Business secretary Greg Clark is expected to report back to the Government today after holding crunch talks in Paris over the future of thousands of British production jobs.
The minister travelled to the French capital on Thursday to meet with French industry minister Christophe Sirugue and board members of PSA Group, which is in talks to acquire General Motors' loss-making European operation.
The deal would include Vauxhall, which has plants at Ellesmere Port and Luton, employing 4,500 staff.
This comes after GM said it would put Vauxhall in the "strongest possible position for the future" after attending talks with the Government and unions at Westminster today.
GM president Dan Ammann met with Mr Clark and Unite general secretary Len McCluskey as concerns mount over Vauxhall's 35,000-strong UK workforce.
In a statement following the meeting, GM said: "While we have no definitive news to report at this time, we can affirm that our objective in exploring opportunities with PSA Group is to build on the success of Opel Vauxhall and to put the business and the operations in the strongest possible position for the future."
Mr McCluskey said he had received "no assurances at the moment" over Vauxhall's workforce, but believes "concrete proposals are imminent".
However, Mr Clark struck a more positive note, saying the talks had been "constructive" and he was reassured that the plants would not be "rationalised".
Unite is also seeking a meeting with PSA Group at the earliest opportunity to discuss the proposed deal that would see Vauxhall and Opel shift to the French government-backed automotive giant.
The tie-up would cause GM to exit the UK and Europe, while transforming PSA Group into Europe's second-largest car maker with a 16% share of the market.
In a statement after the GM meeting, Mr Clark said: "I had constructive talks with GM this morning where I emphasised the importance and successful presence of Vauxhall in the UK and welcomed GM's recognition of the excellent and committed workforce at Ellesmere Port, Luton and across the UK.
"There is some way to go in discussions between GM and PSA, but I was reassured by GM's intention, communicated to me, to build on the success of these operations rather than rationalise them.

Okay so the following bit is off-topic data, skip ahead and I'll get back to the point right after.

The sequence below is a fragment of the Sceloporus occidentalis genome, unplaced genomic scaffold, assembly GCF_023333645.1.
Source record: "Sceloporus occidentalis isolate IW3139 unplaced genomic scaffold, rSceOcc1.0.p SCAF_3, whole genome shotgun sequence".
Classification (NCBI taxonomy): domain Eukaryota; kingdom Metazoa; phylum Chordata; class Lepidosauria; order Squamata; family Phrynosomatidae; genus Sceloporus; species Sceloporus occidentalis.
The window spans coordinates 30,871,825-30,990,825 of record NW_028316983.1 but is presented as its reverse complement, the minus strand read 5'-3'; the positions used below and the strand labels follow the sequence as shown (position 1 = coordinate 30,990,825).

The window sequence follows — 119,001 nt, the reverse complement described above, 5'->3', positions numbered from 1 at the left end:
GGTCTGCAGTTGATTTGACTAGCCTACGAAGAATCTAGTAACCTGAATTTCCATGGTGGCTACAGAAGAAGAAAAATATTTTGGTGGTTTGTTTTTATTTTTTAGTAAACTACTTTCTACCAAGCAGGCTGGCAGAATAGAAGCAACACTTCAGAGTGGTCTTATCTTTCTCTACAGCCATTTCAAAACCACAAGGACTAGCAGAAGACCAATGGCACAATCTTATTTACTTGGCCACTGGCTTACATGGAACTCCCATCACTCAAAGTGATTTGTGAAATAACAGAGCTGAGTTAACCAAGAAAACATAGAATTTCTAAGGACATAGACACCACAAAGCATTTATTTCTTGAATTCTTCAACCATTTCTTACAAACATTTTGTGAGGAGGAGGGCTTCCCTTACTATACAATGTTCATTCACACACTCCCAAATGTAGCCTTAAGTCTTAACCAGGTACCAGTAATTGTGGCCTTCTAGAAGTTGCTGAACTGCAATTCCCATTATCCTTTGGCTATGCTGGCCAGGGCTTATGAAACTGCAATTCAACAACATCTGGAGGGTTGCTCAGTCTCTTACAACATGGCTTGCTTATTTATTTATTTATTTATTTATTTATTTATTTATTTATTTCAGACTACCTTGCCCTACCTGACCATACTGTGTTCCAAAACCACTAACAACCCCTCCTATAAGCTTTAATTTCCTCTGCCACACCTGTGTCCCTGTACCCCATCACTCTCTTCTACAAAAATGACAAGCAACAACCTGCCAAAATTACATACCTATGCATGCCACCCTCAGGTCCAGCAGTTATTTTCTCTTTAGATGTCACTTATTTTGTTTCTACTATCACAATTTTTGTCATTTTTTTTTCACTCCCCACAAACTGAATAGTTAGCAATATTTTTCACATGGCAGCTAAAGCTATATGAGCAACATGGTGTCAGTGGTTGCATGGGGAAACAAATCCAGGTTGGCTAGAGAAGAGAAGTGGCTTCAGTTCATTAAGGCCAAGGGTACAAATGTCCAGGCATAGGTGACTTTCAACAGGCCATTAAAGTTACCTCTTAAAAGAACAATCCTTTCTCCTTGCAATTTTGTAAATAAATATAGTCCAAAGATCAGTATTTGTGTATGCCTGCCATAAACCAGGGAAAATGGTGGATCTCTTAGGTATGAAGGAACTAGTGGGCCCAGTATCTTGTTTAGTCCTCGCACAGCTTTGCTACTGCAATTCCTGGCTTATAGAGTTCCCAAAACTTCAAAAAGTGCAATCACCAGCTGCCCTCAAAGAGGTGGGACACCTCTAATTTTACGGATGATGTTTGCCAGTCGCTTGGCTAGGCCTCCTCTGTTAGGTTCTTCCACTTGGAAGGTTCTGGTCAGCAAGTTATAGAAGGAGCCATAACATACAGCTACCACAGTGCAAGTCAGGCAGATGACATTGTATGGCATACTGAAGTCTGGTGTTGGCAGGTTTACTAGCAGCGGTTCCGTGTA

"This follows on from GM's recent significant investments both at Ellesmere Port and Luton. We will continue to be in close contact with GM and PSA in the days and weeks ahead."
Vauxhall is a major employer in the UK, with around 35,000 staff, including 23,000 in its retail network, 300 at a customer contact centre in Luton and 7,000 in its supply chain alongside workers at its two factories.
The Unite general secretary said the UK Government should demand that it has a seat at the table whenever PSA Group and GM meet for talks with the French and German governments in the future.
Earlier this week, Mr McCluskey said Vauxhall's UK plants must be offered the same Government assurances as Nissan, adding: ''It does seem as if Brexit is a factor in this decision as GM does rely heavily on its links throughout the EU supply chain."
Nissan announced in October that it was investing in production of new Qashqai and X-Trail models at Sunderland after receiving Government assurances that EU withdrawal would not affect the plant's competitiveness.
Germany has already expressed concerns at the proposed takeover, with chancellor Angela Merkel's cabinet discussing on Wednesday what impact the tie-up would have on the 19,000 German jobs at Opel.
PSA Group, which owns the Citroen and DS brands, formed an alliance with GM in 2012 in an attempt to make production more efficient by combining purchasing power and larger scale.
GM said last year that it had to raise UK car prices by 2.5% after the plunge in the value of the pound following the EU referendum result caused the British car industry to hit a ''speed bump''.
Announcing its full-year results last week, the Detroit-based firm behind Chevrolet and Cadillac said GM Europe had narrowed losses to 257 million US dollars (£206 million) in the year to the end of December, from a loss of 813 million US dollars (£651 million) the year before.